Although she graduated from Uni High last spring, area resident Annemily Hoganson will be attending an extra year of high school — and for good reason.
As part of the Congress-Bundestag Youth Exchange, Hoganson will spend a year in the northern German town of Rosengarten, just outside of Hamburg.
“I’ve been studying German in school for a few years, and I heard about it through my German teacher,” she said. “It sounded like such an amazing experience.”
The program, which began in 1983, was created by the U.S. Congress and German Bundestag in order to strengthen ties between the two countries.
Hoganson leaves for Germany on Friday, and after arriving, she’ll begin a month of classes with the 349 other students who were awarded the scholarship.
This won’t be the first time she has lived overseas. When Hoganson was a freshman in high school, she and her family lived in England, where her parents, both University of Illinois professors, studied.
That year abroad, when she traveled all over Europe, gave her a worldview she didn’t previously have, she said.
“It sort of gave me an idea of how people outside the U.S. think about the U.S.,” she said. “Especially in a place that was an English-speaking country, I was really expecting it to be similar to the U.S. culturally, and there were things that were different, and it just opened my eyes to what certain things are inherent to U.S. culture and the culture in Champaign.”
In Germany, she’ll see yet another culture. Although she visited that country during her year abroad, she didn’t visit its north side.
Living with German host parents will have a huge impact on her experience, her mother thinks.
“When we were overseas together, she was still living with her anglophone parents,” her mother, Kristin Hoganson, said. “We would speak American English around the dinner table. We were all outsiders really struggling to figure out a brand new system over time. I think having the insider connection will make it a very different experience. I think she’ll really get not just a touristic sense of a country or the type of learning she can get from a book. I think she’ll get a much more insider view of German culture and society. I just think it’s an extraordinary learning opportunity.”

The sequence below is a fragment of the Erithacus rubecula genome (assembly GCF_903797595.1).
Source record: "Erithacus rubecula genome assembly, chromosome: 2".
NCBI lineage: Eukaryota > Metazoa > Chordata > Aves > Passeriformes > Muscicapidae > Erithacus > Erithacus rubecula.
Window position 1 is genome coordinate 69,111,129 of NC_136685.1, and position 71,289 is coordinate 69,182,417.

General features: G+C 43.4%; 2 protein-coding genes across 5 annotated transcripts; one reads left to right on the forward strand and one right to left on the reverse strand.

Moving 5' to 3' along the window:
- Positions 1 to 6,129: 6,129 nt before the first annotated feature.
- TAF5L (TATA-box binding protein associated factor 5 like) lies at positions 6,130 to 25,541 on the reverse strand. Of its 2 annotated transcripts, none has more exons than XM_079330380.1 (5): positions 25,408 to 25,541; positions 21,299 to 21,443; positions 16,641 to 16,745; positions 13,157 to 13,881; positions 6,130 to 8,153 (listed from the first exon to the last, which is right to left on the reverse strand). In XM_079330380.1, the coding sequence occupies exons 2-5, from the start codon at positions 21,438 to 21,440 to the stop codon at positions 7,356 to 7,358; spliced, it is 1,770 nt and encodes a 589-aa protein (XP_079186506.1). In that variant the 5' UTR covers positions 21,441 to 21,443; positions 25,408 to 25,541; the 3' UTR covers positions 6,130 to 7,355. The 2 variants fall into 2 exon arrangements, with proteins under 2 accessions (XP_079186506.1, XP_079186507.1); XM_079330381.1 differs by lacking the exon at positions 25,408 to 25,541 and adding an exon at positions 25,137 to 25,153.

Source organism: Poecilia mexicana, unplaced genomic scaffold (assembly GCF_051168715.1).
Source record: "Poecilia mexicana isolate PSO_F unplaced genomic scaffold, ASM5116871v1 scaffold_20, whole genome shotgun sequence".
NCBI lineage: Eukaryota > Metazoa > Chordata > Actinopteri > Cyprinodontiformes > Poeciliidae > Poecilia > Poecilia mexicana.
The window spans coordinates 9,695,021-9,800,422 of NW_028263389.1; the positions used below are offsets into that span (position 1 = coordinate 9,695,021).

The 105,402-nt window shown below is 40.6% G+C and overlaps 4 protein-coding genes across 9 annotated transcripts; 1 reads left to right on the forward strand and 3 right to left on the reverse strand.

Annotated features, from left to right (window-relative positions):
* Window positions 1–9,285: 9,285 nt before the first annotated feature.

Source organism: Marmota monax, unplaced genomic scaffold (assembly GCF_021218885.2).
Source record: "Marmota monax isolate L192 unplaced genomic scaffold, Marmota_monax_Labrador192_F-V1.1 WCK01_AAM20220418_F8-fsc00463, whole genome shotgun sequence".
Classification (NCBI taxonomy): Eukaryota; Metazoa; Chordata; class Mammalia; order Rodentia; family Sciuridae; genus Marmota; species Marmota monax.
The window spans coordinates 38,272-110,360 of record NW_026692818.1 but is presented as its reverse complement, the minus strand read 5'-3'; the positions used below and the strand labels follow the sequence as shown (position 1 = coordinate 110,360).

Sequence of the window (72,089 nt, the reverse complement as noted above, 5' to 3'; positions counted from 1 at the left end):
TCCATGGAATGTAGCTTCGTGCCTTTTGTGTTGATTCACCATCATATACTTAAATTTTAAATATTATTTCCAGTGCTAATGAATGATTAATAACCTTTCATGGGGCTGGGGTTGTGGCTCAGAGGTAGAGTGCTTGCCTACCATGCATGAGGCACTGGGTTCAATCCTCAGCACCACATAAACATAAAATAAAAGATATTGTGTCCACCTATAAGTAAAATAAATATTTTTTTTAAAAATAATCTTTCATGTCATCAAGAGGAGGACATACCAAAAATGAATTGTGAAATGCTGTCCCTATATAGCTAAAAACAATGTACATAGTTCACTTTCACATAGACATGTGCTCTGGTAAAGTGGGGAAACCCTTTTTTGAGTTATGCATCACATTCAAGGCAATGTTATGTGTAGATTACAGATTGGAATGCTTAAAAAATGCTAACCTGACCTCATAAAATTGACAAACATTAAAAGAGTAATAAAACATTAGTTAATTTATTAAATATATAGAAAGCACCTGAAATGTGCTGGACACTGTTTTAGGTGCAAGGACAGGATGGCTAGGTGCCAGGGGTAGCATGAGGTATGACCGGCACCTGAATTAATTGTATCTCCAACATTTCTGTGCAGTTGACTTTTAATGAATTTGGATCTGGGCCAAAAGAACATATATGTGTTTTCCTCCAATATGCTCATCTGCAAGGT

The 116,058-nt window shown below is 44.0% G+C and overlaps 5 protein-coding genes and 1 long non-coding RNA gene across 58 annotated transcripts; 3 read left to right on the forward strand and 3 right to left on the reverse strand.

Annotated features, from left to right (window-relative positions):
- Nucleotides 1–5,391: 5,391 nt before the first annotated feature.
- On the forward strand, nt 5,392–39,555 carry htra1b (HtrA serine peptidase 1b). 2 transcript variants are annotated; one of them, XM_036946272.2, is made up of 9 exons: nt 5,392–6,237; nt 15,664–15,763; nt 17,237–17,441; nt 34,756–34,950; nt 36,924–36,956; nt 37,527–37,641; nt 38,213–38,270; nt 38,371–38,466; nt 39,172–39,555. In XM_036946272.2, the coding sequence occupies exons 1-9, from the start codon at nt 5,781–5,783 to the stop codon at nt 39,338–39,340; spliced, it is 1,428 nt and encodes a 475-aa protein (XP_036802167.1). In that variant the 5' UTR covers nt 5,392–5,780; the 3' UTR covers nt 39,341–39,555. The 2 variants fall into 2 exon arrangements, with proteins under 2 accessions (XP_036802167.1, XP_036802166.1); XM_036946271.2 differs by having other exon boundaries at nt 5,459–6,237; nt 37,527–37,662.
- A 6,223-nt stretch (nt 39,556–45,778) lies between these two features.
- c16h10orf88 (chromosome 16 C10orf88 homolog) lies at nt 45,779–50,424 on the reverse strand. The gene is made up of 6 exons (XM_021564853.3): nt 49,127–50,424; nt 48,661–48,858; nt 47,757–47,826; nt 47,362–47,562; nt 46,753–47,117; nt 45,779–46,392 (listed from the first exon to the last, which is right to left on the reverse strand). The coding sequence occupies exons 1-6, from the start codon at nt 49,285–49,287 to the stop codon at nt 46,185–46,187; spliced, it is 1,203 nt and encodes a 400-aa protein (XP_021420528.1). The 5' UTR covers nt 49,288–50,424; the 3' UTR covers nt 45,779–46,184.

Hoganson was matched up with a host mother who is a Swedish-to-German translator and a host father who is an architect, and she’ll head to a prestigious high school, called a gymnasium, where she’ll study for a year.
It’s easy for mom to tell how excited her daughter is. For months, Annemily Hoganson has been working on a quilt to give to her host family.
“She only would do something like that for someone who she’s really grateful for or appreciative of,” Kristin Hoganson said with a laugh. “I think she’s very adventuresome. She is up for challenges, she’s very curious, but she’s also a bit of a bookworm, so I think it will cause her to dig deep into herself and go outside her comfort zone to meet new people and learn new things.”
In a year, the recent graduate will head to Carlton College in Minnesota, where she hopes to study either math or law. But for now, she’s looking forward to the new experience ahead.
“I like to go on adventures and try new things, but definitely living in the U.K. makes me feel confident for the coming year,” she said. “It’ll be a really interesting experience.”